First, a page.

The Iraqi presidential election of 1995 took place on October 15 of that year. It was the first direct presidential election under the rule of Saddam Hussein, who had seized power through the Revolutionary Command Council in 1979. Taking the form of a referendum with no other candidates, the election involved giving voters paper ballots that said: "Do you approve of President Saddam Hussein being the President of the Republic?" They then used pens to mark "yes" or "no". The next day, Izzat Ibrahim, Hussein's deputy in the ruling Revolutionary Command Council (RCC), announced the incumbent had won 99.96% of some 8.4 million valid votes cast. Officially, 3,052 people voted against him (45 of them in Baghdad), and turnout was 99.47%. The international community reacted with widespread incredulity to these figures.
The election was prompted by the August defection to Jordan of senior government officials Hussein Kamel al-Majid and Saddam Kamel and their wives. During the crisis that followed, Saddam took steps to control the damage; the referendum was an attempt to shore up his claim to legitimacy. At a September 7 meeting of the RCC, an interim amendment to the Constitution was approved whereby its chairman would automatically assume the presidency, subject to approval of the National Assembly and endorsement by national plebiscite. Parliament approved his candidacy on September 10, setting the stage for the meticulously organised election.
Prior to the election, Ba'ath Party members visited homes, making sure to ask if households had ration cards (at the time, food was scarce as a result of the Iraq sanctions); the clear implication was that the wrong kind of vote could mean no food. Voters were required to name relatives on their ballots and, according to some opposition reports, were threatened with punishment against their families if they voted "no". In a November report, the UN Special Rapporteur noted that because of the intrusiveness of the security apparatus "virtually no citizen would risk demonstrating any opposition to the Presidency or Government—or would do so at his mortal peril"; the notion that opponents would face some sort of retribution was shared by most observers. During the election, which served to emphasize that the Baath Party and the RCC were the country's true centres of power, loyal and tenacious party cadres brought voters in droves to the polling stations, themselves swamped with pro-Hussein propaganda. The result confirmed that Iraqis' fear of Saddam was greater than the severe hardship that had resulted from the sanctions.
The campaign involved unending glorification of Saddam; for instance, General Ali Hassan al-Majid declared, "O lofty mountain! O glory of Iraq! By God we have always found you in the most difficult conditions a roaring lion and a courageous horseman, one of the few true men". Saddam himself never appeared in public prior to the election, but paid supporters streamed through the streets, shouting "Naam, naam, Saddam" ("Yes, yes, Saddam"). A highlight came four days prior to the vote at an Iraq-Qatar football game, when a dejected, pensive-looking Uday Hussein (normally glamorized) was shown on television, upset by what the announcer claimed was a (probably fictitious) fire that Saddam had set to his expensive cars as punishment for attacking Watban Ibrahim al-Tikriti and for the defections; soon afterward, Uday's role was increased as he sought to lure the men and their wives back to Iraq.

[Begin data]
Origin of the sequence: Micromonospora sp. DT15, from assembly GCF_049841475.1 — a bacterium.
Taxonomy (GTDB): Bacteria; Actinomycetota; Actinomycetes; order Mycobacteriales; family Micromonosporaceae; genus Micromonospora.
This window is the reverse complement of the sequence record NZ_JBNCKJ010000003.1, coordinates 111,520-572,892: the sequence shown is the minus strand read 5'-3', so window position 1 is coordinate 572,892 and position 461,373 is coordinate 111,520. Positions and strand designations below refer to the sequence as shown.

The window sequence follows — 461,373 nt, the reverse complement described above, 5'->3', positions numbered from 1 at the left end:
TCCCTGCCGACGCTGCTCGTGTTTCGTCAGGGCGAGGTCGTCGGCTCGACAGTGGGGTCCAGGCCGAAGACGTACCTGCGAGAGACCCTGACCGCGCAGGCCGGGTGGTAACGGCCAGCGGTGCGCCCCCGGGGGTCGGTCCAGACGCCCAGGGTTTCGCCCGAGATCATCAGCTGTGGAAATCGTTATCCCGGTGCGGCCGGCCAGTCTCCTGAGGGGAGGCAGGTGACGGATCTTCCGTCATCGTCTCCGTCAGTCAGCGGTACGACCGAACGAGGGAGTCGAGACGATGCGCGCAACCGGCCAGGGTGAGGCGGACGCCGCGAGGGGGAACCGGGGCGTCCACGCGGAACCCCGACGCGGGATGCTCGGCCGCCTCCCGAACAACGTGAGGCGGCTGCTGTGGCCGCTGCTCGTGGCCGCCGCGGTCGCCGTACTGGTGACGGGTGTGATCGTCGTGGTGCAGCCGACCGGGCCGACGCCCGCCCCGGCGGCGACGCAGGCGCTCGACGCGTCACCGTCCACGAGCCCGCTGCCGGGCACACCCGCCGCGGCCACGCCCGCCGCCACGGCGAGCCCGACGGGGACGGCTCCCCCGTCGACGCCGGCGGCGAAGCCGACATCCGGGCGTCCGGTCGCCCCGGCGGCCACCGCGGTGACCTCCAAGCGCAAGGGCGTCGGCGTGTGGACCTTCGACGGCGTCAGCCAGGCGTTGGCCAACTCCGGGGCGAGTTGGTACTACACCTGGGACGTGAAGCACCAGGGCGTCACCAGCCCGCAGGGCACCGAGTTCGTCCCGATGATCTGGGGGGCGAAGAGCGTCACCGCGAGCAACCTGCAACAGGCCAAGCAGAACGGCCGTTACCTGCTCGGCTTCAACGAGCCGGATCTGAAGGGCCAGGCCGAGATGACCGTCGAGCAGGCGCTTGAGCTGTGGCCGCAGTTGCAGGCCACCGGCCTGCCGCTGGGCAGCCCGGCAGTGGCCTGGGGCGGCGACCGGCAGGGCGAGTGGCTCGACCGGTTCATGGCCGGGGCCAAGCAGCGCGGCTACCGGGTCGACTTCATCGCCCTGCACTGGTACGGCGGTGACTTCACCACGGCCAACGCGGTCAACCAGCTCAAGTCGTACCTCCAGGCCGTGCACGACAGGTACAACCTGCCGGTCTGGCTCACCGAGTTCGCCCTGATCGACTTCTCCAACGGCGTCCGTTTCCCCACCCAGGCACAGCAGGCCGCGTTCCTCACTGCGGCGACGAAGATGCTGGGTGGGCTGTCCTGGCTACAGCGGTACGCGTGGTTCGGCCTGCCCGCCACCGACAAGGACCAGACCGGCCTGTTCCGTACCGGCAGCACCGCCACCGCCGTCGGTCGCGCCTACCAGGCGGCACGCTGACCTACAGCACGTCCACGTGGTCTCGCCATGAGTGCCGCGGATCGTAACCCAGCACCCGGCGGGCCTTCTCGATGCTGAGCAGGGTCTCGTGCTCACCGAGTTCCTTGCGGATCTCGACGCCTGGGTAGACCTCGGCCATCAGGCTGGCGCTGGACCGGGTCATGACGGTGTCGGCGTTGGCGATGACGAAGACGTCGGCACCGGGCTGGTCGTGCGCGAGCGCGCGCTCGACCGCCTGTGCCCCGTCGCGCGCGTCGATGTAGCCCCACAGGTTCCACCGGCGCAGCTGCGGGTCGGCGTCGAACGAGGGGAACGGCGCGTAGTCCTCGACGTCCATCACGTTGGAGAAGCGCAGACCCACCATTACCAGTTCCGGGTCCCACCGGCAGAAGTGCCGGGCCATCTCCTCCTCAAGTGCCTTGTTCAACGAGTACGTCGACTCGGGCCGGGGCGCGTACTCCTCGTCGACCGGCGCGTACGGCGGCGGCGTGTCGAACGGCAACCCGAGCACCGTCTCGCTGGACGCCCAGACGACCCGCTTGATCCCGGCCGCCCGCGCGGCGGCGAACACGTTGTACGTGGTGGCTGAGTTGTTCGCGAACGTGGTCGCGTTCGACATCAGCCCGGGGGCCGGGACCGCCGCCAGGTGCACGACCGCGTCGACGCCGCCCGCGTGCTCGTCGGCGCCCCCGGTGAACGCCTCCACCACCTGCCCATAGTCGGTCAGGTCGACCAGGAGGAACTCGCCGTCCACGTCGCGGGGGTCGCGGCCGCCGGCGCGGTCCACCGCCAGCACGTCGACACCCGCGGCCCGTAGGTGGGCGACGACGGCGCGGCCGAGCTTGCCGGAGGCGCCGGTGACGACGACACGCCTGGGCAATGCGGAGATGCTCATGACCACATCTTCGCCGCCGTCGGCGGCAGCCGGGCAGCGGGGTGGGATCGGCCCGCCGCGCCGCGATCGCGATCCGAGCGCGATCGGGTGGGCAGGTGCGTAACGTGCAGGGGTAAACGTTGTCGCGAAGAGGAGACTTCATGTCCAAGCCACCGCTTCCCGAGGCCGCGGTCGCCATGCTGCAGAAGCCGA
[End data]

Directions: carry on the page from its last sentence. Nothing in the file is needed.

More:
Confident of popular participation, the government invited some 500 foreign journalists to witness the exercise; turnout (at least in Baghdad) was large enough to impress the visiting reporters, although the official figure was doubtless exaggerated. One Western ambassador was impressed by the show of force involved, including a unanimous vote from Karbala (centre of the 1991 Shiite uprising against Saddam): "If this referendum proves anything, it is that the party is firmly in control of Iraq and Saddam runs it with an iron fist. If they can organize a referendum like this in less than three weeks, mobilize party cadres in every village, hamlet, town and city, produce precise lists for eight million voters and march all of them to the polls to say 'yes' unanimously, it means they are not about to fall".
The most common sentiment heard from ordinary voters was that Saddam had managed to keep the country together and provided strong leadership, implying his overthrow would lead to the sort of chaos seen in Bosnia and Herzegovina or Lebanon. The top foreign observer was nationalist Russian politician Vladimir Zhirinovsky, who was treated to a palace feast with Hussein, Tariq Aziz and other top officials shortly before voting began. Following the election, on October 17 Hussein was sworn into his new term in a televised ceremony; Aziz pledged political reforms, including parliamentary elections that took place the following year.
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^ abYoussef M. Ibrahim, "Iraqis Go to Polls; Guess Who Will Win", The New York Times, October 15, 1995
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^ ab"No Surprise in Iraqi Vote", The New York Times, October 17, 1995. Ibrahim declared: "It is an immortal day in the history of Arabism and Islam. It is a blow to the states that have harbored enmity toward Iraq and raised unjustified doubts about the legitimacy of its regime or the right of its people to choose the form of government they like."
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^"Iraqis Go to Polls to Vote on Hussein", The New York Times, October 16, 1995
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^ abYoussef M. Ibrahim, "Vote Leaves Iraqi as Winner and West at a Loss", The New York Times, October 18, 1995